Prof Laban Ayiro Launches Book on Arson in Kenyan Secondary Schools
Vie-chancellor Prof. Laban P Ayiro giving his address at the closing ceremony of the 23rd Nairobi International Book Fair - September 1, 2022
On 5th October, the Vice-chancellor, Prof. Laban P. Ayiro was a guest of honour and panel discussant at the launch of a new book, Burning Ambition: Education, Arson, and Learning Justice in Kenya authored by Dr. Elizabeth Cooper, a social anthropologist who conducts research concerning children and youth, education, violence, and inequality, with a primary focus to Kenya.
Other members of the panel were Prof. Wandia Njoya, a senior lecturer in Literature and French and former Head of the Department of Language and Performing Arts at Daystar University,
Dr. Hildah Oburu, Lecturer in the Department of Psychology at the University of Nairobi, and Mr. Nelson Havi, a lawyer and immediate former president of the Law Society of Kenya (2020-2022).
Burning Ambition explores how young people learn to understand and influence the workings of power and justice in their society. Since 2008, hundreds of secondary schools across Kenya have been targeted with fire by their students. Through an in-depth study of Kenyan secondary students’ use of arson, Elizabeth Cooper asks why. With insightful ethnographic analysis, she shows that these young students deploy arson as moral punishment for perceived injustices and arson proves an effective tactic in their politics from below. Drawing from years of research and a rich array of sources, Cooper accounts for how school fires stoke a national conversation about the limited means for ordinary Kenyans, and especially youth, to peacefully influence the governance of their own lives. Further, Cooper argues that Kenyan students’ actions challenge the existing complacency with the globalized agenda of “education for all,” demonstrating that submissive despondency is not the only possible response to the failed promises of education to transform material and social inequalities.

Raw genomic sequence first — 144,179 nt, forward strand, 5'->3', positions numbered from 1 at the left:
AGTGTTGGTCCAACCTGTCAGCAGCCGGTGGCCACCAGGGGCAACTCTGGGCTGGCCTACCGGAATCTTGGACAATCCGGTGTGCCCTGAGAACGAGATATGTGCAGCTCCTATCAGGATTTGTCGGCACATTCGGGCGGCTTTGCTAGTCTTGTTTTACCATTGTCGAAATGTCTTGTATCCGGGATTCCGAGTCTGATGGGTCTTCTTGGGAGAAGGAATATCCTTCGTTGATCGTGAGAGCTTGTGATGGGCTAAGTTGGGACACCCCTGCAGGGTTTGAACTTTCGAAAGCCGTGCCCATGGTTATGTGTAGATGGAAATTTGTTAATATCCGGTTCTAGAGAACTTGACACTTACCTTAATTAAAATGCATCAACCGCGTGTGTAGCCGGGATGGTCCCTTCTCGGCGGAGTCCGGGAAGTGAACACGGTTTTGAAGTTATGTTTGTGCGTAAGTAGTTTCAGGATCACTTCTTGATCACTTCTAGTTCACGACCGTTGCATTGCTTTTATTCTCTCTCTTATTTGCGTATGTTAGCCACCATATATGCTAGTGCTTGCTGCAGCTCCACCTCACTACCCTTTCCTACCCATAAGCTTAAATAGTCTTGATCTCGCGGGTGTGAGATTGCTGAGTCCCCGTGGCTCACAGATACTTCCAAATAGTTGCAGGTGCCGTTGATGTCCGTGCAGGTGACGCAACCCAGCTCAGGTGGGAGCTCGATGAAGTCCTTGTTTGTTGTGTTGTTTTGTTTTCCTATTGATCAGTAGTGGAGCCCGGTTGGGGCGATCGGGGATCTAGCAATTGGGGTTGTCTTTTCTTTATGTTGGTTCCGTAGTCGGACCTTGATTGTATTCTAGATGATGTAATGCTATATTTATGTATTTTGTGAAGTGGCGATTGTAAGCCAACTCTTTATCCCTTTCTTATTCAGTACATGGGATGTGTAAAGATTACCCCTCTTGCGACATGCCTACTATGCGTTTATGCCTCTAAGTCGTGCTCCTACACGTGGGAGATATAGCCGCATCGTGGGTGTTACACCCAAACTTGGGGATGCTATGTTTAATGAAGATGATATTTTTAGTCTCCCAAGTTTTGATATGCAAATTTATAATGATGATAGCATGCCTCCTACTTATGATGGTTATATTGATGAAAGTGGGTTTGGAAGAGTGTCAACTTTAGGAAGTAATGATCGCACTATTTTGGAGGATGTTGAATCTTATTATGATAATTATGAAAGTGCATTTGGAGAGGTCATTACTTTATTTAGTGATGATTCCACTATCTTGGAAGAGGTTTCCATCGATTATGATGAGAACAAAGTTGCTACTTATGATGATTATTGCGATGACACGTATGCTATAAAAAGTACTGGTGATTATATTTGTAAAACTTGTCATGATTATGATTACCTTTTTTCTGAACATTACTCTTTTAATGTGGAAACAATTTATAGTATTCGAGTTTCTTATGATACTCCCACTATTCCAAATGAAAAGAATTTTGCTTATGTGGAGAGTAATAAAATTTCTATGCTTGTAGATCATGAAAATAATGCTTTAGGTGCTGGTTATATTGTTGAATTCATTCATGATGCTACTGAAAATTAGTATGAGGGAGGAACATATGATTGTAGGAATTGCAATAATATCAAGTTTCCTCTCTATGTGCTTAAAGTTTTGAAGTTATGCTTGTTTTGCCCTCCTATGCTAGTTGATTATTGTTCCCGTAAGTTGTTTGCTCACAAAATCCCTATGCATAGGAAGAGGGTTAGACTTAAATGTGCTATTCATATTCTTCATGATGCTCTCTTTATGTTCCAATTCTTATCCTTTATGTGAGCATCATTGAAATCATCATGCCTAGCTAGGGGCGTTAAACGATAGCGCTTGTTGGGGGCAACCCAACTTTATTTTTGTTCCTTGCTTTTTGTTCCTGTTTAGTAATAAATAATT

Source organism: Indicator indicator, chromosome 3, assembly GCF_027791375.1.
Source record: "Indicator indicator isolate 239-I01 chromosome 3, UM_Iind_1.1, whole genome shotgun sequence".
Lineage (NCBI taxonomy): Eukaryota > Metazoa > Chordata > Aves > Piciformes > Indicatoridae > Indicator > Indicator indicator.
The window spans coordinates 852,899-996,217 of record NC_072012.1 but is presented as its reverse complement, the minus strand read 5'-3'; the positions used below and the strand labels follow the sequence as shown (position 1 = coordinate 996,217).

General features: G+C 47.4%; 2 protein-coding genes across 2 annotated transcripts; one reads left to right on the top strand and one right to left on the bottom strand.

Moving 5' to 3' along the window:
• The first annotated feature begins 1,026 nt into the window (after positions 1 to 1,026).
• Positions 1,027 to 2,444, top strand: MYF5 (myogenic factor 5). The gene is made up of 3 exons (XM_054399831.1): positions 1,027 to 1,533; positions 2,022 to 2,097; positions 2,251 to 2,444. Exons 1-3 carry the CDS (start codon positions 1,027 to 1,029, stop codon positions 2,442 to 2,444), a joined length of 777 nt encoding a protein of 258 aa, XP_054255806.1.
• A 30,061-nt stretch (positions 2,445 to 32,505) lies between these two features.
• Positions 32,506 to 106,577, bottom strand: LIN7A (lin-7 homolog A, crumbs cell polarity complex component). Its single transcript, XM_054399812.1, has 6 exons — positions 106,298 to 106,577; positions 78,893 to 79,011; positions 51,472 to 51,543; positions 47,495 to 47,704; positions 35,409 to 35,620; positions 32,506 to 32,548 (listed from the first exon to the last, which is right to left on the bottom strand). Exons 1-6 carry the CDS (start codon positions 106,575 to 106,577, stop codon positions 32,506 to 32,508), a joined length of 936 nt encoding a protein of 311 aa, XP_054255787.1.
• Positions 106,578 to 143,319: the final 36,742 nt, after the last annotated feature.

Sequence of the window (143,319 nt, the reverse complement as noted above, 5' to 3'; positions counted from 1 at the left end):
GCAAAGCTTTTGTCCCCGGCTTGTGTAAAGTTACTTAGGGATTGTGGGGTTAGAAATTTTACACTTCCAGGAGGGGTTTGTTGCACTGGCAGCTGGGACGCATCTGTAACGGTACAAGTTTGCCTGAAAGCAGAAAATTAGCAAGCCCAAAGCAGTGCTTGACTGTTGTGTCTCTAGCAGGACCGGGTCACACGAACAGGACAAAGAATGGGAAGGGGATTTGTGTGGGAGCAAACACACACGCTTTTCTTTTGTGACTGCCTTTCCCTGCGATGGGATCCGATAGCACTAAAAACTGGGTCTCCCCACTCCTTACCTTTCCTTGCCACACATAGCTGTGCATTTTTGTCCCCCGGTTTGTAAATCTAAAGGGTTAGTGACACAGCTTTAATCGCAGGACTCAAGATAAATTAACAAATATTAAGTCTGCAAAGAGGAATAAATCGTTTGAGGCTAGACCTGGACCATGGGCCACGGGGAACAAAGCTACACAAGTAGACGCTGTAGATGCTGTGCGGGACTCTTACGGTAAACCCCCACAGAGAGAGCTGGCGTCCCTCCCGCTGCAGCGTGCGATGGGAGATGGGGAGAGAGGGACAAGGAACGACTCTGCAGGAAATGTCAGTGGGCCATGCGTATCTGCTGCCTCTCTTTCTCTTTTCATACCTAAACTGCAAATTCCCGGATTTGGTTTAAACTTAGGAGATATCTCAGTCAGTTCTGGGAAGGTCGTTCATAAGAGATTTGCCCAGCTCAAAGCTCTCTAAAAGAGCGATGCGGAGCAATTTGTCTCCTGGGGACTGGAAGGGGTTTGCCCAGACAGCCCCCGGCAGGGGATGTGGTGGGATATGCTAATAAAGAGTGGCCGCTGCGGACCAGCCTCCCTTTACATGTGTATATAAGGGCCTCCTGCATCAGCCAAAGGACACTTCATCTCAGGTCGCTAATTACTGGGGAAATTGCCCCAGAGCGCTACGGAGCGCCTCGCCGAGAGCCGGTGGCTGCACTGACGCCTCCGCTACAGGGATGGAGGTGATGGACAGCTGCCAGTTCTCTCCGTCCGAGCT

“A fascinating account of the multiple and sometimes perplexing reasons Kenyan students give for burning and seeking to destroy an institution ostensibly designed to help them: the school. A brilliant and gifted writer, Cooper delivers a significant contribution to anthropological studies of politics and development. This book is a must-read for anyone interested in the social and political tensions surrounding school violence in Kenya and anywhere”, says Amy Stambach, author of Faith in Schools: Religion, Education, and American Evangelicals.
The panel discussion was moderated by Dr. Fred Nasubo, a Post-doctoral Research Fellow at the British Institute in Eastern Africa.
Orders must be placed direct and fully prepaid (Visa, Mastercard, American Express, cheque or money order made payable to University of Wisconsin Press). Books are nonreturnable and cannot be resold. Additional tax and shipping charges may apply.